chrispolice

Your nicked!

Since leaving Australia where we were all prescribed methadone – no options, no alternatives to coming to the UK where there was some room for maneuver with prescribing has been an interesting experience. Heroin has always been my drug of choice and for me, methadone linctus just didn’t work. It didn’t work for me in Australia and it wasn’t working for me here. I looked everywhere for a more suitable script. I’ve tried morphine, slow release tablets and ampoules – which, while being a welcome relief from methadone, I found it incredibly constipating and uncomfortable and found myself again, unhappy, not wanting to take it and looking for something else. I will never forget that particular doctor who was then the first one to actually sit down with me and talk to me about what it was I felt I needed. But while we both knew it was probably a diamorphine script, he was powerless to offer me it. Thus he offered me what we thought was the next best thing. Morphine. It wasn’t that I didn’t want it to work, I did, more than anything else in the world, but it just wasn’t suitable for me.

It is so important to be able to offer alternatives to drug users when they come in looking for treatment. Generalisations about drugs and drug users are made without considering how cultural differences mediate and transform both the reality and meaning of a persons drug use. Younger users, older users, women, men, mothers, those on parole or probation, those with HIV and or Hep C, injectors, smokers, pill takers and snorters – how can we expect to support an individual with a chemical dependence if we are only prepared to offer them methadone?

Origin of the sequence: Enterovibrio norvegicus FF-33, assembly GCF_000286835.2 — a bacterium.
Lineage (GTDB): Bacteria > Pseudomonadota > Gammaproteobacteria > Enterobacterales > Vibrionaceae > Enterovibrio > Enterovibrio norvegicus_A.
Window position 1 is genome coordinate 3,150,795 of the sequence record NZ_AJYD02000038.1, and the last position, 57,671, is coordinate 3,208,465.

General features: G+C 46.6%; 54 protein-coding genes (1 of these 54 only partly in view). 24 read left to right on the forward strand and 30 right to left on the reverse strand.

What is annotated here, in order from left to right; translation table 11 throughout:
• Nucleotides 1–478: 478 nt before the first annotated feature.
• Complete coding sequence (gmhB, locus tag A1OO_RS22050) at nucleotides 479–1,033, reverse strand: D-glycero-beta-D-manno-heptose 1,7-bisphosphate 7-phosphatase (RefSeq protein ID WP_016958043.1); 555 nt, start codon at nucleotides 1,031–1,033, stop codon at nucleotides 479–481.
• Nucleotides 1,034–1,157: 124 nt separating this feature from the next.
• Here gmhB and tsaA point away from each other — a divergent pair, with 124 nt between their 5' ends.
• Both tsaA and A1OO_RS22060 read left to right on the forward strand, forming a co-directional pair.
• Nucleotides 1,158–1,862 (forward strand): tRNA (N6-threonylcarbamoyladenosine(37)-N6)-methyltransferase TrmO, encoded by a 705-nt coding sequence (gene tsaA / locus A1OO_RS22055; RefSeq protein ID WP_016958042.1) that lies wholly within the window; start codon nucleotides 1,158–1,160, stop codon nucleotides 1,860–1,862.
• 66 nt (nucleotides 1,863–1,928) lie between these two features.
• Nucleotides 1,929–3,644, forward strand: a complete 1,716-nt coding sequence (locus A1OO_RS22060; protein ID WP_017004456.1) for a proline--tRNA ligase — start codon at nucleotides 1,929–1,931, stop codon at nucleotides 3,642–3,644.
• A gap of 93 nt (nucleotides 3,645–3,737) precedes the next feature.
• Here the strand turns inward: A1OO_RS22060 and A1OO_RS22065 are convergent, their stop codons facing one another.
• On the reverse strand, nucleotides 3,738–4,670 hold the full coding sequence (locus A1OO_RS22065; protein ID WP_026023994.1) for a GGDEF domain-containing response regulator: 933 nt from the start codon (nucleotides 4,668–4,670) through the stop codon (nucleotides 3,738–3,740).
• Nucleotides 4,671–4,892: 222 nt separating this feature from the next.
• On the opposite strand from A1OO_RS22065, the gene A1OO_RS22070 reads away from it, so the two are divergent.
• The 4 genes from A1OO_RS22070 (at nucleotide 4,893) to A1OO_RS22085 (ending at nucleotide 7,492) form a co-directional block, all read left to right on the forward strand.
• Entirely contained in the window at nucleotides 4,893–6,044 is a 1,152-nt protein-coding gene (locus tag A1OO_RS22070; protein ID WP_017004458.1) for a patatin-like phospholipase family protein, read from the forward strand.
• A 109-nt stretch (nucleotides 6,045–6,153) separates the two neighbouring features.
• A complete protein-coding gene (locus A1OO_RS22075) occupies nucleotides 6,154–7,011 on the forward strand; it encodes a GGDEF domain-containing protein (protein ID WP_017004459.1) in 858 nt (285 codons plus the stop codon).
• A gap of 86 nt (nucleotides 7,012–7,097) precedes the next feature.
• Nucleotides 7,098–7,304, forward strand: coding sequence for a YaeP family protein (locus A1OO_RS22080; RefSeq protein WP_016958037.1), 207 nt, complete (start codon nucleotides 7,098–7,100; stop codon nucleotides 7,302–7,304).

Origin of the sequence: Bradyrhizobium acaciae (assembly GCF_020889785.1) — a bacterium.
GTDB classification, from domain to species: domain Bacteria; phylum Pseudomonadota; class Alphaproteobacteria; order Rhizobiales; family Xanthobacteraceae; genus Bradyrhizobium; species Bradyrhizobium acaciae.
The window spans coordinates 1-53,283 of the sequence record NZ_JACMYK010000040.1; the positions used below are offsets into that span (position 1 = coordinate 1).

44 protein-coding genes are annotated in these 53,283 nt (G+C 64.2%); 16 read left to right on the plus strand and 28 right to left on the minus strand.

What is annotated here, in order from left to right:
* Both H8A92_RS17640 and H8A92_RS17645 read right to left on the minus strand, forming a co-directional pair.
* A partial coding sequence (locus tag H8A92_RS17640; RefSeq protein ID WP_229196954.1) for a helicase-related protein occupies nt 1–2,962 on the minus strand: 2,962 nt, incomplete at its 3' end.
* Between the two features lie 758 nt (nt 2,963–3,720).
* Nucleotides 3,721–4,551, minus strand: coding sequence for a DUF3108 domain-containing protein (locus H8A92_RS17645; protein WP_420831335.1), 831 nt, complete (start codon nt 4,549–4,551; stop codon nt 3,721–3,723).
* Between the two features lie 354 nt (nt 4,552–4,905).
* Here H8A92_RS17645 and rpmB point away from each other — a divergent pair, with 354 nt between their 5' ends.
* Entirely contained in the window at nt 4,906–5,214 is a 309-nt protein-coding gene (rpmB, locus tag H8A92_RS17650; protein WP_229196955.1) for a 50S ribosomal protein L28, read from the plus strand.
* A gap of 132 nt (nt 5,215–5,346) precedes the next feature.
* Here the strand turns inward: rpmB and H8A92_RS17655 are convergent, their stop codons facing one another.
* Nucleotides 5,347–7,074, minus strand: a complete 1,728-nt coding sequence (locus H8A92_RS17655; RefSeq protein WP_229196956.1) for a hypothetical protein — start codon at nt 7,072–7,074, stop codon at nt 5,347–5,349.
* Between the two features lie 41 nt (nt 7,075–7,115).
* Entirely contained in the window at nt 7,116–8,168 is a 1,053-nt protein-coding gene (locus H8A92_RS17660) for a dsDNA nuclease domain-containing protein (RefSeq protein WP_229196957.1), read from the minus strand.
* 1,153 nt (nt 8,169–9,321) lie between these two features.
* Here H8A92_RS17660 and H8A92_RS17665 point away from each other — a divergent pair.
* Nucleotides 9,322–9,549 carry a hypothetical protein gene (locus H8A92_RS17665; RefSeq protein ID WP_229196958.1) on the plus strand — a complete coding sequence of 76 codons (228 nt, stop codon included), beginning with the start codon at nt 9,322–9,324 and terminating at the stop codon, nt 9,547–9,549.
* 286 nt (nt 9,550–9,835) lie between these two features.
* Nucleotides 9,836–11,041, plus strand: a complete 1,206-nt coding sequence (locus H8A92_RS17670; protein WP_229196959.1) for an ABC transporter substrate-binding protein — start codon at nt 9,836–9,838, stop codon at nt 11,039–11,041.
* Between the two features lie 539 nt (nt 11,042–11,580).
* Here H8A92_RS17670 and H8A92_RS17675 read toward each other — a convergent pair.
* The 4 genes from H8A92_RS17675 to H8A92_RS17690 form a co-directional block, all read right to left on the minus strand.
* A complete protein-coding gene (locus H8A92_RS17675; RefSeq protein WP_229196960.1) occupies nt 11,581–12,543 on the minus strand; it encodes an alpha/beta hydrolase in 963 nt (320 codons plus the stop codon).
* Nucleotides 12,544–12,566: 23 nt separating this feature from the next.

It has taken years for methadone to be accepted by doctors, and still it is only by a minority. Without question it clearly works for some people and it certainly has a place in prescribing options. But there are other alternatives. At Black poppy we are receiving many letters about how helpful Subutex has been (mainly for detoxing) but many more letters from people wanting to know how they can encourage their doctor to prescribe it. We all know its out there but where? How can one be prescribed it or is it too a lottery depending on your area or GP?